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A satellite photograph of Mars

How does this compare to Mars?

Many scientists have studied Mars and its atmosphere is well understood. Although it’s only around half the size of the Earth, with no oceans and a thin atmosphere composed almost entirely of CO2, it rotates at almost exactly the same rate as the Earth and with a similarly tilted axis. Mars’ weather is dominated by dust storms, the carbon and water cycles and thermal tides driven by the movement of the Sun’s light around the planet.

In the Martian winter, temperatures can be low enough (-133 to -128°C) for CO2 to condense, forming snow and cloud around the pole. This doesn’t have much of an effect on the latent heat fluxes, but does affect the planet’s albedo.

Unlike in the Earth’s atmosphere, very little incoming or outgoing radiation is absorbed by the Martian atmosphere. Mars has much more CO2 than the Earth, but hardly any other greenhouse gases, meaning that whilst one wavelength band is almost entirely absorbed by the atmosphere, the rest of Mars’ heat escapes to space. Mars’s greenhouse effect only warms the planet’s surface by 5 degrees Celsius. This means that, when there isn’t a dust storm blowing at least, Mars’ atmosphere doesn’t have a big effect on the planet’s energy budget.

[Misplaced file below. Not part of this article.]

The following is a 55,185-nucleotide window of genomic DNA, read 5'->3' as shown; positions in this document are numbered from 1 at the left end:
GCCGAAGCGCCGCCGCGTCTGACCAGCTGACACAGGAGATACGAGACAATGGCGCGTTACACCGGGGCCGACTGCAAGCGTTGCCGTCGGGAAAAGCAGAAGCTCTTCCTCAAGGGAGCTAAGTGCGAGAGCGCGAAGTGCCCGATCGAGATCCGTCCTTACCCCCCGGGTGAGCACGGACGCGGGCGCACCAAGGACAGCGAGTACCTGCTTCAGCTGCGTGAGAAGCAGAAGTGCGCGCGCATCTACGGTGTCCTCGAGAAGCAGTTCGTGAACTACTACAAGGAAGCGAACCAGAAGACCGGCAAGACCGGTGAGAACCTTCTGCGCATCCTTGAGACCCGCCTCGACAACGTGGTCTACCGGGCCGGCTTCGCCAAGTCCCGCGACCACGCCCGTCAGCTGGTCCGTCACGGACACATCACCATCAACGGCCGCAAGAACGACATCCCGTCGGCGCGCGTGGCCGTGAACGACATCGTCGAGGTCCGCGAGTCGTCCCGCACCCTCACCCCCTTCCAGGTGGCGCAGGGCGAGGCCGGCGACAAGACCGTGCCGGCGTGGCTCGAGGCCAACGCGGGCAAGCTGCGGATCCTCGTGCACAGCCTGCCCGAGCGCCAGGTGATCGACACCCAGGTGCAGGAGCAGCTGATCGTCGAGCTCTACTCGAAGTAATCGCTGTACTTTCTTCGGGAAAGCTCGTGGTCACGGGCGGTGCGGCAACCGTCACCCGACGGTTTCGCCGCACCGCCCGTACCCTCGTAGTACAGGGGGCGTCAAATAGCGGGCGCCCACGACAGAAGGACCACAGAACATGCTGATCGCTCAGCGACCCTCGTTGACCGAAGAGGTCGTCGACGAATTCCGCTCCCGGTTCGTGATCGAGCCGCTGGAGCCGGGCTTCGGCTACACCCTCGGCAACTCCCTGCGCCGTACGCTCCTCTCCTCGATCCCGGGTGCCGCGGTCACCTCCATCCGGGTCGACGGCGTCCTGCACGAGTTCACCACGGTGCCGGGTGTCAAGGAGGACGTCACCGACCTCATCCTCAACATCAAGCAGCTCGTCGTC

Every 3-5 years though, things change significantly when there is a major dust storm. Up to 78% of the Sun’s radiation can be reflected or absorbed and never reaches Mars’ surface, leaving the sky a reddish brown. The absorbed solar radiation is emitted as heat in the atmosphere, producing a sort of anti-greenhouse effect, warming the atmosphere but cooling the surface.

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Come Rain or Shine: Understanding the Weather

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